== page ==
One of the key engines of the world economy – global trade – looks increasingly precarious as leading indicators point to a meaningful slowdown next year, according to the World Trade Organisation’s chief economist.
“When you look at those leading indicators, they continue to weaken. It’s almost like a death from a thousand cuts,” Robert Koopman said.
“There’s not any one big change in those leading indicators but, boy, they are starting to add up.”
Financial markets have been increasingly concerned about a possible slowdown in the world economy next year and the impact of the trade war between China and the United States.
US Federal Reserve chairman Jerome Powell on Wednesday pointed to investor and business fears over trade tensions and global growth going into 2019.
FedEx and other firms have also warned of being hit by slower economic growth.
The World Trade Organisation (WTO) in September downgraded its forecast for global trade growth, predicting the volume of goods moving around the world would expand by 3.9 per cent this year and slow to 3.7 per cent in 2019.
Koopman said the organisation was holding to those forecasts for now, although he added that risks were rising that they could be downgraded again early next year.
A WTO tracker of leading indicators such as purchasing managers’ indices from around the world and air and sea freight points to slowing global trade momentum, Koopman said.
“If we have an expectation that it is going to move in any direction it’s going to be down,” he said of the 2019 projections.
Reasons for concern are surfacing in all the world’s major economies, Koopman said, citing the US Federal Reserve downgrading of its own projections for US growth next earlier this week.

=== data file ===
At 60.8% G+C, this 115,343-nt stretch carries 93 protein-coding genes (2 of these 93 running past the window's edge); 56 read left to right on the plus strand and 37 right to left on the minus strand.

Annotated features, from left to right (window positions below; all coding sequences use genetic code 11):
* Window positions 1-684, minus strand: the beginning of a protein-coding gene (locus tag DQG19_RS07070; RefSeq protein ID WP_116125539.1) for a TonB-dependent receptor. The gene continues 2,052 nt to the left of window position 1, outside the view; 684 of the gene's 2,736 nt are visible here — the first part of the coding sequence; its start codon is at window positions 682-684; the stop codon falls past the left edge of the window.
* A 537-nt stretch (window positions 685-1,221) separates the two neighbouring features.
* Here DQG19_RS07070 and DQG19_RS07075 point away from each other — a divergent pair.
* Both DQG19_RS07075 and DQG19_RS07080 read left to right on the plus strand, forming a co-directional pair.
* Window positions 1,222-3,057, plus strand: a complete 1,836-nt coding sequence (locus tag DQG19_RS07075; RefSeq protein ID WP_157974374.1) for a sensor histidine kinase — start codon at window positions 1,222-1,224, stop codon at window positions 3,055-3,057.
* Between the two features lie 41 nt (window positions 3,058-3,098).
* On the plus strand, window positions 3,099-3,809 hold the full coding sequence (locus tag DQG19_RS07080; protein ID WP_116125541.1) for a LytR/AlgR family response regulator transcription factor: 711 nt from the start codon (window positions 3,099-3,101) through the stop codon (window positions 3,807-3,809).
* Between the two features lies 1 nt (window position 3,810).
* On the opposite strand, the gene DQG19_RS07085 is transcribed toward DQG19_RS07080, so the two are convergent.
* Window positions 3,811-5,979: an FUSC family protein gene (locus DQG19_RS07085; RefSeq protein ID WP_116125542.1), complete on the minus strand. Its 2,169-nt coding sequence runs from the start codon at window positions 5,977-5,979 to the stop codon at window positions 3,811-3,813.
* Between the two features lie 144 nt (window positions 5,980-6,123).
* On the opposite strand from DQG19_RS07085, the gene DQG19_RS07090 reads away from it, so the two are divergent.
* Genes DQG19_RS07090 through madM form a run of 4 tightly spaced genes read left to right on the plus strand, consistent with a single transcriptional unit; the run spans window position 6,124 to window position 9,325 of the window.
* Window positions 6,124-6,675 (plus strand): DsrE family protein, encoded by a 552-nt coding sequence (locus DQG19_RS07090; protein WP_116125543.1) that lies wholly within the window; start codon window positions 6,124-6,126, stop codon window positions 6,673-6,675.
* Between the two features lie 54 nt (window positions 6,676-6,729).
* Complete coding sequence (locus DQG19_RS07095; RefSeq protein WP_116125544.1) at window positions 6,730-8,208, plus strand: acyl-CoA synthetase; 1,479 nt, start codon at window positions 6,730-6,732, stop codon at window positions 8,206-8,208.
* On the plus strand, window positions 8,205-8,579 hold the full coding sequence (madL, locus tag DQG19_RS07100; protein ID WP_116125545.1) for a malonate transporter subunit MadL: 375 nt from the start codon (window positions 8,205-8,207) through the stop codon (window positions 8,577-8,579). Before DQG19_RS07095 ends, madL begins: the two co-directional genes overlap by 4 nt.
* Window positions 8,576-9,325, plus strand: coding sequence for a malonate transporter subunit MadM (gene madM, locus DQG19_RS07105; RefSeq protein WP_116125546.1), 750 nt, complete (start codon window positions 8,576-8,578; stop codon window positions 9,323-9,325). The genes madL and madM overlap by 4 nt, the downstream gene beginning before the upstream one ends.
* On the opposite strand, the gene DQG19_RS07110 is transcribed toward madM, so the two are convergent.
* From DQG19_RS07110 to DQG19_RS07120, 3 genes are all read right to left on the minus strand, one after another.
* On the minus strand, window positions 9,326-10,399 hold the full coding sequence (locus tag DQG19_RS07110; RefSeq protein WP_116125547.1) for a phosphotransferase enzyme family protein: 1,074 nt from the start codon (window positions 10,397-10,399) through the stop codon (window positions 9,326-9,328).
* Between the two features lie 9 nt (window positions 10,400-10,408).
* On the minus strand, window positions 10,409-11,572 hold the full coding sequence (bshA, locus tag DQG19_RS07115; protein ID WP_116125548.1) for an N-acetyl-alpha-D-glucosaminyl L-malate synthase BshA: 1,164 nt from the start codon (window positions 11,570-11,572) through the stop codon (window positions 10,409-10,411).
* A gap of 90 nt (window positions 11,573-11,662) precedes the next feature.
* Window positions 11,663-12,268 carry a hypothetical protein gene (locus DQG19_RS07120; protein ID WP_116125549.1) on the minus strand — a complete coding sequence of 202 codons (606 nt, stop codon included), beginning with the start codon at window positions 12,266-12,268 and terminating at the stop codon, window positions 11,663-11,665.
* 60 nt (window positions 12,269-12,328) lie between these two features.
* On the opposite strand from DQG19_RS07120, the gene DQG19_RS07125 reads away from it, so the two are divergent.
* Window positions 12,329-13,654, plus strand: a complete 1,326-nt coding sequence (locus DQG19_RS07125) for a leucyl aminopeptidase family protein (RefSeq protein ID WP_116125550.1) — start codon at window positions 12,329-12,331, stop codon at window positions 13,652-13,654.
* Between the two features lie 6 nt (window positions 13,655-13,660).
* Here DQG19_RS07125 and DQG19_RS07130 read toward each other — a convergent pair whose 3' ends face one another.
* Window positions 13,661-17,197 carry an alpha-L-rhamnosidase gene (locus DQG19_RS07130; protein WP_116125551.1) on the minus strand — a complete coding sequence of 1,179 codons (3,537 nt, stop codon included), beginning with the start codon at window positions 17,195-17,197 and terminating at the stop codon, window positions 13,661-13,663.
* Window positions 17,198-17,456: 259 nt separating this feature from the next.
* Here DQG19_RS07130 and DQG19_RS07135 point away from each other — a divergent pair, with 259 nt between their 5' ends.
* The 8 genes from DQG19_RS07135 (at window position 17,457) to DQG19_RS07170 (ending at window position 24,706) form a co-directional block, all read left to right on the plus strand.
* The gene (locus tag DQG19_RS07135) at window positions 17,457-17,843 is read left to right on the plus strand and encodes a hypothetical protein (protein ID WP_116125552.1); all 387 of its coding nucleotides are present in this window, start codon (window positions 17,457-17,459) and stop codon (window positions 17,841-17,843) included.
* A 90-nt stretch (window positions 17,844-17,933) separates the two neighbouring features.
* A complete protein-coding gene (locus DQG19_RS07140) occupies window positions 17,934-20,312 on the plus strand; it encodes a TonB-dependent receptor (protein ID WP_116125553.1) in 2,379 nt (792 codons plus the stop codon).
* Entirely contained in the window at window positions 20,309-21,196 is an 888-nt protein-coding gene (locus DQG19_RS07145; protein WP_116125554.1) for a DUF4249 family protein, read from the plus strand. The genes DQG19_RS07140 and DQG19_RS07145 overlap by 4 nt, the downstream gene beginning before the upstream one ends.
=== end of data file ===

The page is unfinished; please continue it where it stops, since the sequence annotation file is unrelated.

“We’re concerned about the [European Union]. We’re concerned about China. We’re concerned about the US,” he said.
Koopman said the biggest concern is not over the direct impact of the tit-for-tat tariff wars that the US has engaged in, most prominently with China but also with allies from the European Union to Canada.
Although US and China together account for almost 40 per cent of global output, the goods trade between the world’s two largest economies represented less than 3.2 per cent of global trade, according to the WTO.
Instead, Koopman said, the real risk is how those trade conflicts could weigh on businesses and consumer sentiment and spending around the world.
“The shoe that all of us are waiting to see is: ‘Does the uncertainty – the policy uncertainty raised by this conflict – spill over into investment and consumer behaviour,’’’ Koopman said.
There are some initial signs that business investment is being hit, and that consumers in both the US and China are starting to hold back on purchases, Koopman said.
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“It isn’t a disaster yet,” he said. “It’s weak, but if we start to see a downturn, real declines in investment, that could be pretty problematic for global trade and global growth in general.”
The WTO’s 3.9 per cent forecast for global trade growth this year is down from 4.7 per cent in 2017.
Global trade volumes grew at a rate of just 1.8 per cent in 2016.
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